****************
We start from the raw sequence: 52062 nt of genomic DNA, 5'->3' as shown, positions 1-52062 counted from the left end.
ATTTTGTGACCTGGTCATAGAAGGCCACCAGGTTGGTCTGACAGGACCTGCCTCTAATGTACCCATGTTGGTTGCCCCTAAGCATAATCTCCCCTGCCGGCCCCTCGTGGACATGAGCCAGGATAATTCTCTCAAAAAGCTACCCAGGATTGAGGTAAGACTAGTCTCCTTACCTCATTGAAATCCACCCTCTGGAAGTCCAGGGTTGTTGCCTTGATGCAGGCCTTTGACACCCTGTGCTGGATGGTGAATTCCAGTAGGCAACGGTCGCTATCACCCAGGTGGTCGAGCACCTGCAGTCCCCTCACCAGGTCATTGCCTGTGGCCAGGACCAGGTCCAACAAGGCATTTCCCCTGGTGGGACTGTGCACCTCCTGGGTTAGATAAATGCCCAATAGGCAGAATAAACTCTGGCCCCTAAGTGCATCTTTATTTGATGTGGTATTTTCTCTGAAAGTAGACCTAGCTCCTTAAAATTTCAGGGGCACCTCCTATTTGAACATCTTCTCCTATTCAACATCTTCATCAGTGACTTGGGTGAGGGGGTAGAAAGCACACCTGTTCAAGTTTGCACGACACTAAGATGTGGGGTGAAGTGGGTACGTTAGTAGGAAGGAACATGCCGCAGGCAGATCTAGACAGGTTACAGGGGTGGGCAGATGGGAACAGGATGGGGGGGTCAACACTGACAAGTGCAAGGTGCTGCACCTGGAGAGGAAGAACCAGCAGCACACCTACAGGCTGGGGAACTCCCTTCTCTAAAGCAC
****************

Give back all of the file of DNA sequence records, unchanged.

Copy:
We start from the raw sequence: 52062 nt of genomic DNA, 5'->3' as shown, positions 1-52062 counted from the left end.
ATTTTGTGACCTGGTCATAGAAGGCCACCAGGTTGGTCTGACAGGACCTGCCTCTAATGTACCCATGTTGGTTGCCCCTAAGCATAATCTCCCCTGCCGGCCCCTCGTGGACATGAGCCAGGATAATTCTCTCAAAAAGCTACCCAGGATTGAGGTAAGACTAGTCTCCTTACCTCATTGAAATCCACCCTCTGGAAGTCCAGGGTTGTTGCCTTGATGCAGGCCTTTGACACCCTGTGCTGGATGGTGAATTCCAGTAGGCAACGGTCGCTATCACCCAGGTGGTCGAGCACCTGCAGTCCCCTCACCAGGTCATTGCCTGTGGCCAGGACCAGGTCCAACAAGGCATTTCCCCTGGTGGGACTGTGCACCTCCTGGGTTAGATAAATGCCCAATAGGCAGAATAAACTCTGGCCCCTAAGTGCATCTTTATTTGATGTGGTATTTTCTCTGAAAGTAGACCTAGCTCCTTAAAATTTCAGGGGCACCTCCTATTTGAACATCTTCTCCTATTCAACATCTTCATCAGTGACTTGGGTGAGGGGGTAGAAAGCACACCTGTTCAAGTTTGCACGACACTAAGATGTGGGGTGAAGTGGGTACGTTAGTAGGAAGGAACATGCCGCAGGCAGATCTAGACAGGTTACAGGGGTGGGCAGATGGGAACAGGATGGGGGGGTCAACACTGACAAGTGCAAGGTGCTGCACCTGGAGAGGAAGAACCAGCAGCACACCTACAGGCTGGGGAACTCCCTTCTCTAAAGCAC